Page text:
"There is hand-to-hand outreach to each client here," Rizzo said. "There is individual caretaking here. The lender lawyers get to know the homeowners as people here. We put a human face on this and they embrace it. So as I work the room, I feel a humanism here on both sides. If necessary, our volunteer lawyers pick up clients and bring them here. Housing counselors make house calls. Our mission is to save lives, one address at a time."

Because of the incredible volunteer response by hundreds of Philadelphia lawyers, Rizzo said, the foreclosure-prevention program is costing the cash-poor city nothing. (The city does fund the program's hotline, door-to-door outreach and housing counselors.)

"We've stretched our court's staff to the max, so this adds zero to the city's bottom line," she said. "Hey, there was a big reception I went to last night. There were leftovers. I took the food and brought it here. Everything helps.

"I am so proud of all of our volunteers who are giving so much of their time, just trying to keep people in their homes," she said. "It's overwhelming, but it works."

It works so well, Rizzo said, that Philadelphia is serving as the model for foreclosure-prevention programs in Boston, Pittsburgh, Cook County (Illinois), Prince George's County (Maryland), Louisville and the entire state of New Jersey. Courtroom 676 has a steady stream of observers from across the country, searching for a way to stem the tidal wave of foreclosures.

"We, as a court, have a fundamental need to move quickly," Rizzo said. "There is a mandate to get all the players to the table right away because there isn't much time."

That was certainly true for Lynch, whose injury led to the loss of his U.S. Airways job, which led to his falling behind in his mortgage payments, which led to the threat of foreclosure.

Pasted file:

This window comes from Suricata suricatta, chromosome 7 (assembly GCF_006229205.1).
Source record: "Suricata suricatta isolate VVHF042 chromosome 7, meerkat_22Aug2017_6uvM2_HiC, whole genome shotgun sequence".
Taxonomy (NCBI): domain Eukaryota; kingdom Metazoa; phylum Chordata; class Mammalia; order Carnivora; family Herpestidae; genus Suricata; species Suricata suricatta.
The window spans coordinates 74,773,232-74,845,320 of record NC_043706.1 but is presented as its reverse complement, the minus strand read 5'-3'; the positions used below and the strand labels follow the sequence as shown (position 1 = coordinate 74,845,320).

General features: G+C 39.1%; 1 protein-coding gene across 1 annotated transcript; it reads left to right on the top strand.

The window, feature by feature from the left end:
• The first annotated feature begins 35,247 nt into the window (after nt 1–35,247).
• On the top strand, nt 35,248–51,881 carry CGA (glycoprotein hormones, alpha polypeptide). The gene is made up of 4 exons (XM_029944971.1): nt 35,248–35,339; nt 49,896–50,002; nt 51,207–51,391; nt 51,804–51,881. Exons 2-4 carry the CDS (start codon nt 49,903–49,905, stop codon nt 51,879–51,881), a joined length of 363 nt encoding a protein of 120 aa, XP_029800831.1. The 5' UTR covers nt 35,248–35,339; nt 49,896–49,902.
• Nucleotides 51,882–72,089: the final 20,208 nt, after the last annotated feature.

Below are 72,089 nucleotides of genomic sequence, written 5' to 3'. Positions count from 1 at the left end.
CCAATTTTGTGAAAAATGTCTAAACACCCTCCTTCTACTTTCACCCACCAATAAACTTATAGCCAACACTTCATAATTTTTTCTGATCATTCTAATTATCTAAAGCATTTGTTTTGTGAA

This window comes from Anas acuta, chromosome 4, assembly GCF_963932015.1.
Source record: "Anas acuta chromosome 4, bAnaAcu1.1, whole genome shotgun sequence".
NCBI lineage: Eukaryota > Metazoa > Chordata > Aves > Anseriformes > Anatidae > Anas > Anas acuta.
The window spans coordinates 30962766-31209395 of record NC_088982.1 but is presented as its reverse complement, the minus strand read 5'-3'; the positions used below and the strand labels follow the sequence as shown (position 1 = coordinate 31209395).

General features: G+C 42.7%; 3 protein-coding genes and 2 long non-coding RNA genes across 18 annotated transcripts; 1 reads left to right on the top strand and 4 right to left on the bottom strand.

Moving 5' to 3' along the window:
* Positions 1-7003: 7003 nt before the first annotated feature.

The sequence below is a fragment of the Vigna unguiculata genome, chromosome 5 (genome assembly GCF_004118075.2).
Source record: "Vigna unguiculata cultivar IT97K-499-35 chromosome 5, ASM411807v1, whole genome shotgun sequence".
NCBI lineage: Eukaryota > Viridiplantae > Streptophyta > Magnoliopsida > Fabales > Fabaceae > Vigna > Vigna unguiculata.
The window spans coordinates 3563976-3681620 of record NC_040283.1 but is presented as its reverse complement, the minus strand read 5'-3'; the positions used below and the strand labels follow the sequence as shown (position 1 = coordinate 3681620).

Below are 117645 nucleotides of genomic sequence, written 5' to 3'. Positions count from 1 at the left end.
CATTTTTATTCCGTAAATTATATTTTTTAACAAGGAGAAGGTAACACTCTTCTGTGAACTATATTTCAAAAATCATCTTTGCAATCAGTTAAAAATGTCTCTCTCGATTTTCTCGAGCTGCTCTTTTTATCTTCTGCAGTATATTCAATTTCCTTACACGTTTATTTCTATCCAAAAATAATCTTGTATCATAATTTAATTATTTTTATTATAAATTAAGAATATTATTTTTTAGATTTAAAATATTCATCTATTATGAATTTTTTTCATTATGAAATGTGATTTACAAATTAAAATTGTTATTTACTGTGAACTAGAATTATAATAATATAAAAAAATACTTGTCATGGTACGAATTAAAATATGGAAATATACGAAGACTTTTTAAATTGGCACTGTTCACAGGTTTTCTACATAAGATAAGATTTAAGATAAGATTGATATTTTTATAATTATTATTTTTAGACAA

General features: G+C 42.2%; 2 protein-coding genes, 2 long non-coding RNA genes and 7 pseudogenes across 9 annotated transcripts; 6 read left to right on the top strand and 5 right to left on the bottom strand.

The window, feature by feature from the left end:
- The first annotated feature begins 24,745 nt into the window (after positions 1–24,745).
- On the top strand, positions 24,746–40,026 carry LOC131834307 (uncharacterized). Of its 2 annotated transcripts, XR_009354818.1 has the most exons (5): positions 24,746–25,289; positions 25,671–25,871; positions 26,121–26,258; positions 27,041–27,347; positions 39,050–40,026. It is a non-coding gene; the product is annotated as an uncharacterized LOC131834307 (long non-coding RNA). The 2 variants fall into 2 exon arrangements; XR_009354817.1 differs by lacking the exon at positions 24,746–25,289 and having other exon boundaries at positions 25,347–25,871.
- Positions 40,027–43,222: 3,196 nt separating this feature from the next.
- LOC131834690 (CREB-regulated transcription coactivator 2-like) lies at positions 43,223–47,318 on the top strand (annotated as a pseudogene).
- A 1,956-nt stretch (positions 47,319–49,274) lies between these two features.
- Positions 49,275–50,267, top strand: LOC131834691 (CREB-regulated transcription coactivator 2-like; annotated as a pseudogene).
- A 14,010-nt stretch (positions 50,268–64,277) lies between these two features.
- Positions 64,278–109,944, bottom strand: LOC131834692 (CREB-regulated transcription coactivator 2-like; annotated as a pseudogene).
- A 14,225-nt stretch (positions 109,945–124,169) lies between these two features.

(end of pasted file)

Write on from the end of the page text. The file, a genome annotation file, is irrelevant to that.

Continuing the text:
"When I told the mortgage company that I had lost my job and tried to work out an arrangement with them, their arrangement was that my mortgage ended up almost doubled," Lynch said. "It went from just over $700 a month to almost $1,300."

That included an adjustable rate hike and the arrears that built up while Lynch was out of work for several months.

"They told me that I either pay or they come and take the house," Lynch said. "To stay in our home, we agreed to pay."

His wife, Love, was working, and his mother-in-law was able to help out financially, even though she was taking care of her elderly mother.

"For about six months, we barely managed," Lynch said, "but it was like putting a drop of water on a forest fire. Then, the bottom just fell out."

By March 2007, even though Lynch had found his new job at Comcast, the monthly mortgage payment was beyond his means and the lender was threatening foreclosure. Months behind in his payments, Lynch did not know how he was going to prevent himself and his wife and their very young children, Eyan and Liann, from being forced out of their home.

In desperation, he paid money that he could not afford to one of the many companies that prey on families in the Lynches' situation.

"They were supposed to work out a deal to get the loan restructured on my behalf," Lynch said. "They did nothing. I got swindled. And my foreclosure date was still coming: July 2008. We prayed. My stress level was through the roof."

That's when the volunteer attorneys knocked on his door and brought him to Judge Rizzo's court. His foreclosure sale was rescheduled for October to give borrower and lender time to prepare for the mandatory reconciliation hearing.

Two weeks before the October foreclosure, Lynch and the housing counselor he had found through the hotline - Diane Gaffney, from Consumer Credit Counseling Service - met with the lender in Courtroom 676, presented a detailed budget and a payment plan, and were able to modify Lynch's loan into a 30-year, fixed rate, affordable mortgage, and save his home.

"I just broke down, thanking God," Lynch said. "Without this court, we would have been homeless."

CLARIFICATION:

Dan Geringer's story on Common Pleas Court's foreclosure prevention program stated "because of the incredible volunteer response by hundreds of Philadelphia lawyers ... the foreclosure-prevention program is costing the cash-poor city nothing." While the city does not pay for the court program, it does fund the program's hotline, door-to-door outreach and housing counselors.